What to make of that? Well, 7 1/2 out seems like a long way to go, particularly the Braves looking like an awfully good club. (I’m not even thinking about that 11-game gulf separating the Mets and the Phils.) On the other hand, the Mets are without Johan Santana, David Wright, Ike Davis and Jose Reyes — but today, in a reversal of the usual Metsian narrative, they got rather encouraging news on all four of the missing. Johan is soon to begin throwing BP to actual players, Wright is headed for a minor-league assignment, Ike has been running and Jose’s hamstring seems to be on the mend. With all the talk of potential player moves, the Mets stand to significantly upgrade two roster spots within the next couple of weeks, with two other upgrades a possibility within a month or so. Meanwhile, they’ve seen encouraging campaigns from the likes of Daniel Murphy, Ruben Tejada, Justin Turner, Bobby Parnell and Jonathon Niese, all players who seem to have made strides beyond what we thought we had in them at the beginning of the season.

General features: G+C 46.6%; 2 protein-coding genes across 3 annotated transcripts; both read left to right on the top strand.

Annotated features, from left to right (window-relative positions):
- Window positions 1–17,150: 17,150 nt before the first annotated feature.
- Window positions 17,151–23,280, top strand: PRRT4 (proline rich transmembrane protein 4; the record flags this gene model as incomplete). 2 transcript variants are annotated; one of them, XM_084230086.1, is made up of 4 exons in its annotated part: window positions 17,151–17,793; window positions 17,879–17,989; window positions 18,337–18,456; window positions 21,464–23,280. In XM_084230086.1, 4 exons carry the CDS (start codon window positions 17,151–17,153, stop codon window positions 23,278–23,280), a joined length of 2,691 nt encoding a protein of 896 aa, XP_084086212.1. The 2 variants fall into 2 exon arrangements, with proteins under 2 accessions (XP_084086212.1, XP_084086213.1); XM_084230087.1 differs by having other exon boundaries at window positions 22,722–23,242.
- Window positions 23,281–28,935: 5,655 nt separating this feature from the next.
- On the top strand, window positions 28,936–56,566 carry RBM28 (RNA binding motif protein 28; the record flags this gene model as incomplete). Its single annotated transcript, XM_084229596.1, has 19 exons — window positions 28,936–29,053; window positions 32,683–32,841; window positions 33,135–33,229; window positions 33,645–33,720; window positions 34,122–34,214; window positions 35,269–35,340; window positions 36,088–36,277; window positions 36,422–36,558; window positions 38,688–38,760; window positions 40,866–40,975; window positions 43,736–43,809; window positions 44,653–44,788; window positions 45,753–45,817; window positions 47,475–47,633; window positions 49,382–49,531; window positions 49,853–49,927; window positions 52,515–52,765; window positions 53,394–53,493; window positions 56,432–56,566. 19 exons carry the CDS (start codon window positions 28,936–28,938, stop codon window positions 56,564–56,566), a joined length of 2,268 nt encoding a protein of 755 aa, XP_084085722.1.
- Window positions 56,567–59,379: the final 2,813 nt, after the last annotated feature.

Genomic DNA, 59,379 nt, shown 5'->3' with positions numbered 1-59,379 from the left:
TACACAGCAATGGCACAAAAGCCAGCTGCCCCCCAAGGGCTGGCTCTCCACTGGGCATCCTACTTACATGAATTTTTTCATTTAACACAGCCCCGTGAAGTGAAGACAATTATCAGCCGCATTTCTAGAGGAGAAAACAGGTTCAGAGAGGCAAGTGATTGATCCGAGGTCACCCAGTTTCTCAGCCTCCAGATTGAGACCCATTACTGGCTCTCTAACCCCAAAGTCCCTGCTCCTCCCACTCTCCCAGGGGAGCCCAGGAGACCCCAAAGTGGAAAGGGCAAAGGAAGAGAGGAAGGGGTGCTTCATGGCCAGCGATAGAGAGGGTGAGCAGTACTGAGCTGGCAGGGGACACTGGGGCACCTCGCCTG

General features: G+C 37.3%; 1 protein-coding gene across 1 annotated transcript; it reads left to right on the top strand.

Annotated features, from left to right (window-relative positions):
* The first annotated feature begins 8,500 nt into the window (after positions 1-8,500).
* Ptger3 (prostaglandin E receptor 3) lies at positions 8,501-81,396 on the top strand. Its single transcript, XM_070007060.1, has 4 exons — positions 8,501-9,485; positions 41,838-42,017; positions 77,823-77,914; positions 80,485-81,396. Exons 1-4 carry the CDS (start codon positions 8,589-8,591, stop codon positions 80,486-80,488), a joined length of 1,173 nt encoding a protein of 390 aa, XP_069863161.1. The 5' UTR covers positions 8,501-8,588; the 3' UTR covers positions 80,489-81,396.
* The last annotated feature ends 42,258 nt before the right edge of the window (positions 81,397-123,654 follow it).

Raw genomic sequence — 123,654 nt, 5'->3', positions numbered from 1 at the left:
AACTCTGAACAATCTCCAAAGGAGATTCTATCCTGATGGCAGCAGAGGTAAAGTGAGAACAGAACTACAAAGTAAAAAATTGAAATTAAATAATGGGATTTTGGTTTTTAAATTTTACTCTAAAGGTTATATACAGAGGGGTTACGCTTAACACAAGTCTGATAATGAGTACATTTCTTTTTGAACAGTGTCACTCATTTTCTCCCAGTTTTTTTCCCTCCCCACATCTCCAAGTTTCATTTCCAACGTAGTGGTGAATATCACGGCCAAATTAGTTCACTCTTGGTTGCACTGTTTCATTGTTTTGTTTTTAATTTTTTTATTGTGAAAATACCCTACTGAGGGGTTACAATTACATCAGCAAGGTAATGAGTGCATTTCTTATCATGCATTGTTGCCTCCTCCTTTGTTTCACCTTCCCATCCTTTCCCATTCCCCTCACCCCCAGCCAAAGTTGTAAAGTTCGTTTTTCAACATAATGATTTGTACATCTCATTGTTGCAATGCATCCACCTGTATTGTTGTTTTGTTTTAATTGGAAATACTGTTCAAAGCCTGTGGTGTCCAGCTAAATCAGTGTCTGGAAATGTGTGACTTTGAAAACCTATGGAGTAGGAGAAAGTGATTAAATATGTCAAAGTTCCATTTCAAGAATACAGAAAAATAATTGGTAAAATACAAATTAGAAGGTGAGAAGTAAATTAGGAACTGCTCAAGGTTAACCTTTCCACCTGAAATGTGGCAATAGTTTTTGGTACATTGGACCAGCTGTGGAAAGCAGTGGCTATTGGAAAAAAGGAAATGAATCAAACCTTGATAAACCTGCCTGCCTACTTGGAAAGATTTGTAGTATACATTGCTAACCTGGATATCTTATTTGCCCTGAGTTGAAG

Sure, we still have those larger uncertainties, starting with the question of the Wilpons’ roster spots and what level of success on the field and at the turnstiles David Einhorn would like to see. Francisco Rodriguez and Carlos Beltran could be on the move and Jose Reyes could be headed into an orange-and-blue sunset at year’s end. If the Mets get mauled by the Phillies next weekend, sink back below .500 and are soon 10 behind the Braves, the team could and probably should look very different in early August, in which case those three straight wins against the Dodgers will be tinged with melancholy.